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dc.contributor.authorByrnes, Alicia Robyn
dc.date.accessioned2021-02-12T09:02:25Z
dc.date.available2021-02-12T09:02:25Z
dc.date.issued2020
dc.identifier.urihttp://hdl.handle.net/11343/261050
dc.description© 2020 Alicia Robyn Byrnes
dc.description.abstractThis dissertation finds the female body present even where it appears to be absent. It tracks the gesture prevalent in contemporary science fiction cinema to attenuate the female body through digitisation, and responds by turning to the materiality of the film itself. In so doing, the dissertation extends phenomenological film theory at a feminist slant, posing that the film’s body may support, or even be particularly suited to, female expression. It asks how the film text can reflect, inflect and invoke the female body that it depicts. The dissertation’s proposed synergy between depicted and filmic bodies is innate insofar as the figures at hand share their films’ make-up. Since the millennium, the digital format has become increasingly commonplace, and the cinema subject to the attendant charge that it, too, has lost its body. I draw out this similarity between the depicted female body and the film’s digital body to illustrate how we might grasp the presence of one through the other, thereby rescuing both from assumptions of absence. Through a focus on the features of hybridity, hapticity, error and diffusion, this dissertation recovers the digital’s material residue for ends that are jointly feminist and cinephilic.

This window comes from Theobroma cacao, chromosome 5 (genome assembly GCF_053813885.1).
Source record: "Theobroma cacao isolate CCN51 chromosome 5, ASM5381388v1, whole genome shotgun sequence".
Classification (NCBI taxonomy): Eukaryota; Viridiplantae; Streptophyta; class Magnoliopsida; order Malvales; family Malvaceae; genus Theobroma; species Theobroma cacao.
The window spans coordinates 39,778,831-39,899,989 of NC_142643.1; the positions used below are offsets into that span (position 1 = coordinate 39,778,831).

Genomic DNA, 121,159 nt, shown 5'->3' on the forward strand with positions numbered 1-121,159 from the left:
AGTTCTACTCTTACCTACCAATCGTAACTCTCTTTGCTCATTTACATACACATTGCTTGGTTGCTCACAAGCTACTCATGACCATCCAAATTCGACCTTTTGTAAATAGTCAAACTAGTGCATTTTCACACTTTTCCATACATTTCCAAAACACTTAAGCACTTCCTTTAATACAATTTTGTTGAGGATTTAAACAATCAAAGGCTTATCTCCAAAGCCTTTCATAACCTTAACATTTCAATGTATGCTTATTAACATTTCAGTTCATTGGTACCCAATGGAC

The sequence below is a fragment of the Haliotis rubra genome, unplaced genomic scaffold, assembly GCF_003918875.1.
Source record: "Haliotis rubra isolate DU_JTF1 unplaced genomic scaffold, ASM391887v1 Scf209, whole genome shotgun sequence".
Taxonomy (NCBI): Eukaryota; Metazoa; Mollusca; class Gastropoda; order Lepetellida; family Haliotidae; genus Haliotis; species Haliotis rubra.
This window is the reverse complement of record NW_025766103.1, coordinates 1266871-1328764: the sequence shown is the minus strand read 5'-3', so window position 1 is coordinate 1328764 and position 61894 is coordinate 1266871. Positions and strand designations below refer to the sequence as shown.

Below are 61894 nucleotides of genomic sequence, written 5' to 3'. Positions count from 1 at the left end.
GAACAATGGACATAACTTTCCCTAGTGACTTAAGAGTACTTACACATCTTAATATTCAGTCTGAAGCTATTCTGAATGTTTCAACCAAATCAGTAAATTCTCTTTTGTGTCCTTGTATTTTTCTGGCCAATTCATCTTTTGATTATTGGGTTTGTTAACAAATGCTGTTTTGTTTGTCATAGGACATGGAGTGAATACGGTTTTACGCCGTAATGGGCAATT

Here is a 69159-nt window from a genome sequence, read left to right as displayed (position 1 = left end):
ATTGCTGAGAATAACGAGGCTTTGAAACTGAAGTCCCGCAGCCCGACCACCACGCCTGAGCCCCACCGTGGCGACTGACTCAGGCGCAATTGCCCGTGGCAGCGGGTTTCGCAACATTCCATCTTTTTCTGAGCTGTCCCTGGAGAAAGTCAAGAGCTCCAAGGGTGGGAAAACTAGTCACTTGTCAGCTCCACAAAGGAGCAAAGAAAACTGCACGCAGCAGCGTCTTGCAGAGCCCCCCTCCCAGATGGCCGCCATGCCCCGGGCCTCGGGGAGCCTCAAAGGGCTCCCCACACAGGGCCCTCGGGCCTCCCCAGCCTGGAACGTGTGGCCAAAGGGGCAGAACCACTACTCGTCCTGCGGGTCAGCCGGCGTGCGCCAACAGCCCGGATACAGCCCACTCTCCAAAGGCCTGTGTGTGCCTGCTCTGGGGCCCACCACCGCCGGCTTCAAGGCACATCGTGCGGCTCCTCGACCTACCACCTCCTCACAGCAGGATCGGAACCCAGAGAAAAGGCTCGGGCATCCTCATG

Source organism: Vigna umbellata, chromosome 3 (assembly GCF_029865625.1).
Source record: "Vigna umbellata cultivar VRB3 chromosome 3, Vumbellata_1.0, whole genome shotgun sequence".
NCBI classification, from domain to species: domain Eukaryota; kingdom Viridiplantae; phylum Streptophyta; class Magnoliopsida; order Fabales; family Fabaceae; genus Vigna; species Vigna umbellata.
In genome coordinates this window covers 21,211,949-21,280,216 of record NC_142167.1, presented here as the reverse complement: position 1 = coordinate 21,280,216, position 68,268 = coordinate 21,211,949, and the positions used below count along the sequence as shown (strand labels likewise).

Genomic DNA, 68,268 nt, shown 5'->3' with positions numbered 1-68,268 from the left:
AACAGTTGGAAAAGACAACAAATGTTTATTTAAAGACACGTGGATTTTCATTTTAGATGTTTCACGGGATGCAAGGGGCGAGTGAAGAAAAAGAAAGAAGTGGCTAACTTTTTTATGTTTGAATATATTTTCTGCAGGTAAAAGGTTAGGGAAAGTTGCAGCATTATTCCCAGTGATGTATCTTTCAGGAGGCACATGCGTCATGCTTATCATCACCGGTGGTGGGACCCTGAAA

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dc.subjectFeminist film theory
dc.subjectPhenomenological film theory
dc.subjectDigital cinema
dc.subjectMaterialist approaches to media
dc.subjectScience fiction cinema
dc.titleThe Matter of Absence: Female Disembodiment and Digital Cinema
dc.typePhD thesis
melbourne.affiliation.departmentSchool of Culture and Communication
melbourne.affiliation.facultyArts
melbourne.thesis.supervisornameWendy Haslem
melbourne.contributor.authorByrnes, Alicia Robyn
melbourne.thesis.supervisorothernameBarbara Creed
melbourne.tes.fieldofresearch1360501 Cinema studies
melbourne.accessrightsThis item is embargoed and will be available on 2023-02-12.


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